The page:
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Dr R L Z Hoye

The urgent need to improve the deployment and cost-competitiveness of clean sources of energy (e.g., photovoltaics) has driven the discovery of new electronic materials. Understanding how to control the processing of these new materials to achieve high functionality requires accurate measurements of their crystallographic structure, electronic structure, optoelectronic properties, transport properties and device-related properties. However, correctly measuring these properties is often not straightforward, owing to, for example, a low carrier concentration, or composition of heavy metal cations and volatile elements. These can lead to the substrate, probe beam, measurement history and vacuum level changing the sample, making it more difficult to understand the basic properties that are integral to their device performance.

This course aims to help you produce high-quality research by bridging the gap between the theory of how characterisation methods operate and their application to understand the key properties of new optoelectronic semiconductors. Emphasis is placed on common artefacts and strategies to identify and eliminate these in the design of the experiment. The techniques focussed on are crystallography, composition measurements, photoemission spectroscopy and UV-visible spectrophotometry.

This lecture course will cover:

  • Discovery of semiconducting materials for photovoltaics and examples of artefacts (1/2 lecture): Photovoltaic operation (revision), Shockley-Read-Hall recombination, defect chemistry, minority-carrier lifetime, design rules for discovering new photovoltaic materials, key properties for evaluating the potential of new materials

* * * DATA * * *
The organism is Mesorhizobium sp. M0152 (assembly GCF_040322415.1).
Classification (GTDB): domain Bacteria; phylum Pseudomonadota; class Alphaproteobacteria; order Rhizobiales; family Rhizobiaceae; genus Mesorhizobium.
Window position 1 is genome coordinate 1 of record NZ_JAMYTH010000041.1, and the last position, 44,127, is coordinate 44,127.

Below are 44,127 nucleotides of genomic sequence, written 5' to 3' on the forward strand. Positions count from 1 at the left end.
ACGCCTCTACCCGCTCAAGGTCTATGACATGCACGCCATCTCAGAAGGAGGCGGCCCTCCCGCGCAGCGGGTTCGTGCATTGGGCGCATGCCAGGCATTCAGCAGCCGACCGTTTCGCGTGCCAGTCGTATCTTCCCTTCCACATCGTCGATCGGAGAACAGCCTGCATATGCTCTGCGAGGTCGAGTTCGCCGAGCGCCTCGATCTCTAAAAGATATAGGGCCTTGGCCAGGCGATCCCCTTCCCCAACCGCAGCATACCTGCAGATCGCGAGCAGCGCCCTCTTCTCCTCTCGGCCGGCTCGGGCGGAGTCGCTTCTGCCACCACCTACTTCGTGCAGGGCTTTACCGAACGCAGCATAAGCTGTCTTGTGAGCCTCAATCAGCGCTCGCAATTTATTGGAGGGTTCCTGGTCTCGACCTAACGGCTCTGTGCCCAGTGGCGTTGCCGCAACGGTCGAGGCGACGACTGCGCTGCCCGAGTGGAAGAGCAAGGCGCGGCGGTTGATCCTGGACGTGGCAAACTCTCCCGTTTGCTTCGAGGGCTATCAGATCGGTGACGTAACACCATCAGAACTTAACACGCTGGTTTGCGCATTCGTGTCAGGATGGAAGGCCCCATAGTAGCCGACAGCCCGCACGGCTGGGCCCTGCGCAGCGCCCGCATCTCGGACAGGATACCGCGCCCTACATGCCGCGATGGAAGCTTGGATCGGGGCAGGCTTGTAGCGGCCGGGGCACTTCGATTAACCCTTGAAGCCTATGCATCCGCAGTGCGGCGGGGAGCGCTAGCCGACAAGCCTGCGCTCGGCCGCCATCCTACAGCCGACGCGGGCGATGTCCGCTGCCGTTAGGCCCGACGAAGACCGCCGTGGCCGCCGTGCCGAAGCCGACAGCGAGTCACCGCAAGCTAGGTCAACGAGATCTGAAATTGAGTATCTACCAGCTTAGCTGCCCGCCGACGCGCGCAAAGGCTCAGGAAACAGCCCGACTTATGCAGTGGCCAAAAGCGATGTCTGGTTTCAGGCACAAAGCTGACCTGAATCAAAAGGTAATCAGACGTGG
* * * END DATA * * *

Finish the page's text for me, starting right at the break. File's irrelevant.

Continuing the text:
• Crystallography (1.5 lectures): X-ray diffraction (revision), neutron diffraction, synchrotron measurements, beam damage, single crystal diffraction analysis, powder diffraction, Rietveld refinement, Pawley analysis, thin film analysis, crystal size determination.
  • Composition measurement techniques (2 lectures): X-ray photoemission spectroscopy, Auger electron spectroscopy, X-ray fluorescence, energy-dispersive X-ray spectroscopy, Rutherford backscattering, inductively-coupled mass spectrometry, secondary ion mass spectroscopy, atom probe tomography, electron energy loss spectroscopy.
  • Electronic structure measurement techniques (2 lectures): X-ray/ultraviolet photoemission spectroscopy operating principles, surface contamination, calibration, surface photovoltage effects, methods to fit leading edge to determine the valence band position relative to Fermi level, inverse photoemission spectroscopy, influence of substrate on band positions, sample charging/degradation during measurement, bandgap determination from UV-visible spectrophotometry